3. Empowers the people. Jesus said, “you will be”. When we have a biblical strategy, it actually empowers people to be involved personally in your church’s missional vision. I want to see as many people as possible empowered to bring the gospel to the ends of the earth. When we communicate clear, biblical strategy, it is amazing how many people feel empowered to get personally involved. When our people are empowered missionally, they will begin to live and believe “I am Acts 1:8”.
4. Honors Jesus and the Holy Scripture. “My witnesses”. The emphasis (mine added) on MY. Wow, what a thought. I can be a witness to the glorious gospel of Jesus Christ beginning in my local community, and extending to the ends of the earth. Now, that honors Jesus and His Holy Word. There is nothing that brings more honor to Jesus and His Holy Scripture than when people are led to place their faith in Christ Jesus as Lord and Savior. When we, as believers, practice being a witness for Jesus Christ, we can almost hear a proud Father say, ”they are MY WITNESSES and wow, I am honored!”
Pastor, ask yourself these questions:
- Do I bring focus in my church’s missional strategy?
- Do I prioritize our church’s missional strategy?
- Do I empower my church members to fulfill the church’s missional strategy?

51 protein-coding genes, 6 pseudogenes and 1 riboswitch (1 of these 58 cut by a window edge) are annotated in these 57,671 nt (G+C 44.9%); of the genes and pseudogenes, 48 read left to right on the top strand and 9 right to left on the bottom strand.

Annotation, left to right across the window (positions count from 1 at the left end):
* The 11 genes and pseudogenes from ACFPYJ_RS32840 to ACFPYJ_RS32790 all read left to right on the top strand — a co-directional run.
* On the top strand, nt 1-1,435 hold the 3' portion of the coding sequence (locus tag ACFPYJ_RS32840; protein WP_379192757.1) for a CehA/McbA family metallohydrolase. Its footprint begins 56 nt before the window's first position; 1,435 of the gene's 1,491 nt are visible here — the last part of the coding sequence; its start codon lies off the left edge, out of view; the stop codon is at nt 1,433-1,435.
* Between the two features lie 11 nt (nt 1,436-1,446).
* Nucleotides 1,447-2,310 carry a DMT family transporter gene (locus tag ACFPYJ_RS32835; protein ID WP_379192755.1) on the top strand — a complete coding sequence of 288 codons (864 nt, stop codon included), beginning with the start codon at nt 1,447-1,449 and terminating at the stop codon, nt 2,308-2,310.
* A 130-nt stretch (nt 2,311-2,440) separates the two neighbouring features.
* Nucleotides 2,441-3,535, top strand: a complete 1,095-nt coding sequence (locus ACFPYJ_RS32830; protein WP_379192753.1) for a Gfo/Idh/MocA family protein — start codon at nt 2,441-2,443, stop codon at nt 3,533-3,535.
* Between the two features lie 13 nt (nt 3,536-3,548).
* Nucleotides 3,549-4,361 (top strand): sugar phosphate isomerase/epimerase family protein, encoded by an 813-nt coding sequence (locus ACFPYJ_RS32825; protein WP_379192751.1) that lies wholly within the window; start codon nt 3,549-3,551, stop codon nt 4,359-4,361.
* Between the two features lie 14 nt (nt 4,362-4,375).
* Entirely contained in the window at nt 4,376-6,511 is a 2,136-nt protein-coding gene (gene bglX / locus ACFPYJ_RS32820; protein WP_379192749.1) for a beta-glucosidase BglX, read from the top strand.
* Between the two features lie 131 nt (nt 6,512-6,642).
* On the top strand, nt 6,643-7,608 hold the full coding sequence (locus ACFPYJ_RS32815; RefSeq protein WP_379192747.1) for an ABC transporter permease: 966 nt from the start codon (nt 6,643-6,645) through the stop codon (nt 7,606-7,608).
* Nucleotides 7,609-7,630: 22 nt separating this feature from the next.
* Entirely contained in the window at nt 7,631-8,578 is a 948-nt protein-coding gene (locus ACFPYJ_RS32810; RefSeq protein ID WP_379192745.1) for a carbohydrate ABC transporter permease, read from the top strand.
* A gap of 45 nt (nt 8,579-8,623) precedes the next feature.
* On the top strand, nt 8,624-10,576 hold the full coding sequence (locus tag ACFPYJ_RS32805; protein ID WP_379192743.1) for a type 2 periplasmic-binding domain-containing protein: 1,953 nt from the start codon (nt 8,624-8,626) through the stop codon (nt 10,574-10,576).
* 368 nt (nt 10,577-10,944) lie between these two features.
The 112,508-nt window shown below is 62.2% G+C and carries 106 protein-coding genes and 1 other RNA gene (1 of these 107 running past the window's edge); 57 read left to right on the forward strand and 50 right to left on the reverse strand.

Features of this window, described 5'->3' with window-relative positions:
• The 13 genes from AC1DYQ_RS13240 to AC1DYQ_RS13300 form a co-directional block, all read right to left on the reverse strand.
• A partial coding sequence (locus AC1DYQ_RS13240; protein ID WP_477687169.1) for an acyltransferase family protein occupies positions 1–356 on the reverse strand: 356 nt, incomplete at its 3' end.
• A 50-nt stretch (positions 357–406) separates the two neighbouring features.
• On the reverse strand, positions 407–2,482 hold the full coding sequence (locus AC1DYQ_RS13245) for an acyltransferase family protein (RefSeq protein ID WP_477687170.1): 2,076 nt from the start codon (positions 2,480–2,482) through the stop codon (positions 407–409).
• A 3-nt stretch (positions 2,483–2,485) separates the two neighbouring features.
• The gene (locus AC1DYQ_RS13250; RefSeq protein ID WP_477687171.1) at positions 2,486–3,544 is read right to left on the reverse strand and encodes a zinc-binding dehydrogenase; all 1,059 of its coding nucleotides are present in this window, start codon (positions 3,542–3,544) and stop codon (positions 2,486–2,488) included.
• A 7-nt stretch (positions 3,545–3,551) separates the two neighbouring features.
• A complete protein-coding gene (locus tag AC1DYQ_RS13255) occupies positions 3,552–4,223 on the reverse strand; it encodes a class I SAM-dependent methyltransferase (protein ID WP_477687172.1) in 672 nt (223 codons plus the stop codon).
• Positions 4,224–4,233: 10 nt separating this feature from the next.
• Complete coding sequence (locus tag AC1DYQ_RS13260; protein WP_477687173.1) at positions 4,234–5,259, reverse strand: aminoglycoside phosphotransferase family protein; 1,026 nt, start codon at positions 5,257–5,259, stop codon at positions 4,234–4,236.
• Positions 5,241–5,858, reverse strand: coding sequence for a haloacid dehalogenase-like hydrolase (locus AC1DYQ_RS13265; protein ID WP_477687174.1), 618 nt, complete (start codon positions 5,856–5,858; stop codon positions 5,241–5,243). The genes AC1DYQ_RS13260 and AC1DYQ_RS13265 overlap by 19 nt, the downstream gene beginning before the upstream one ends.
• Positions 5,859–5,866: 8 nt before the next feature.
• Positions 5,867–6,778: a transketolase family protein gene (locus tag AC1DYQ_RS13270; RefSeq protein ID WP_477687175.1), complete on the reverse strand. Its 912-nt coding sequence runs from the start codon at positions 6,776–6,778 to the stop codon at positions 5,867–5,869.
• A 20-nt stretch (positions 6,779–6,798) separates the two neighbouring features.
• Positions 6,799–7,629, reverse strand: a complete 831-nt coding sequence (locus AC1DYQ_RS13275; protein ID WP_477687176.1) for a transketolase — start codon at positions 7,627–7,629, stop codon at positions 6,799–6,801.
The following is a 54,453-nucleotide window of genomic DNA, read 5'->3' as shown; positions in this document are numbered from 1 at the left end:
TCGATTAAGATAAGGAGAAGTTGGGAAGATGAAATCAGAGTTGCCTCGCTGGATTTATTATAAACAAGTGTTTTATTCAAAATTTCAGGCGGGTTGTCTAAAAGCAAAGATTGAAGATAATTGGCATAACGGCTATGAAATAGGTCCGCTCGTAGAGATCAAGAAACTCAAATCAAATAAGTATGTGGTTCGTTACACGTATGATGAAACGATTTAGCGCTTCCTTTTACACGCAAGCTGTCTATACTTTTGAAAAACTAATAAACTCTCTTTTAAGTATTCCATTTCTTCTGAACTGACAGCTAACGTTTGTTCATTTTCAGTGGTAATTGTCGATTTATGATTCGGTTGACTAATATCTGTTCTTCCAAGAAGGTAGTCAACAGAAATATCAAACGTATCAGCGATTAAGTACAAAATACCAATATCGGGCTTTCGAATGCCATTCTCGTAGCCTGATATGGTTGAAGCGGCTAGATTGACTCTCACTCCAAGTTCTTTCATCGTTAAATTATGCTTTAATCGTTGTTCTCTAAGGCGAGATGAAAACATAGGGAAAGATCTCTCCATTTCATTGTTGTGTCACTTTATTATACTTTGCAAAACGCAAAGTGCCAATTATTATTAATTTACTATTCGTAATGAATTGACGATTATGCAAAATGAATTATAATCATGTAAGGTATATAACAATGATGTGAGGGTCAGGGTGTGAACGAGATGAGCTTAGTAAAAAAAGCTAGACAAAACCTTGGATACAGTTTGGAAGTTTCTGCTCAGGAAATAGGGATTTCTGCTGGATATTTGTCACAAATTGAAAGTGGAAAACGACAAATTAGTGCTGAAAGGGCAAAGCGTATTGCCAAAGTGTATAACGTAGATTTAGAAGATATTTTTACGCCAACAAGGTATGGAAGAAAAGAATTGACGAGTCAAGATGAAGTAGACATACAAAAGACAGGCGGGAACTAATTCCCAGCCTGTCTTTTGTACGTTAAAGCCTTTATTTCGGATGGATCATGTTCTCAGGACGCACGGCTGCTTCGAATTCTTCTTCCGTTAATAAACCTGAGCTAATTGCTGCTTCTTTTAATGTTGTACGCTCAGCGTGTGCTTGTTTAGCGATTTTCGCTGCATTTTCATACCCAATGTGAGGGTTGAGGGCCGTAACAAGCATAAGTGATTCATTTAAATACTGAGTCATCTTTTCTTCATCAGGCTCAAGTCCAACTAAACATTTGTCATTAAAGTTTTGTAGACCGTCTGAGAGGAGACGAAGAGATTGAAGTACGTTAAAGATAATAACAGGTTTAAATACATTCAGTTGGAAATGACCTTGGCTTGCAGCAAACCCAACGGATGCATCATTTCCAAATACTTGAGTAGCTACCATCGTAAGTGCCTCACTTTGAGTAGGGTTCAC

- How much honor is being brought to Jesus and the Holy Scripture through my church’s missional strategy?
I would love to help you or your church in any way I can. Feel free to contact me at firstname.lastname@example.org or 479-751-4523.
Minister of Global Missions, Cross Church
The air that September morning of America’s First Continental Congress was fraught with anxiety and trepidation. The men who gathered had a monumental decision to make: will the colonies stand united and challenge British rule or will they disband and leave each to its own? Yet, they couldn’t even decide on who should lead prayer.
Episcopalians, Presbyterians, Quakers, Anabaptists and Congregationalists were all present at the assembly, and their differing traditions caused some to oppose the motion of opening the meeting in prayer. But after some consideration, a local minister from Philadelphia named Jacob Duché was found and summoned to pray.
I’ll leave it to John Adams, who was present at this historic meeting and wrote to his wife Abigail in detail about it, to tell the rest:
“Accordingly the next Morning [Rev. Jacob Duché] appeared with his Clerk… and read several Prayers, in the established Form; and then read the Collect for the seventh day of September, which was the Thirty fifth Psalm,” recounted Adams to his wife.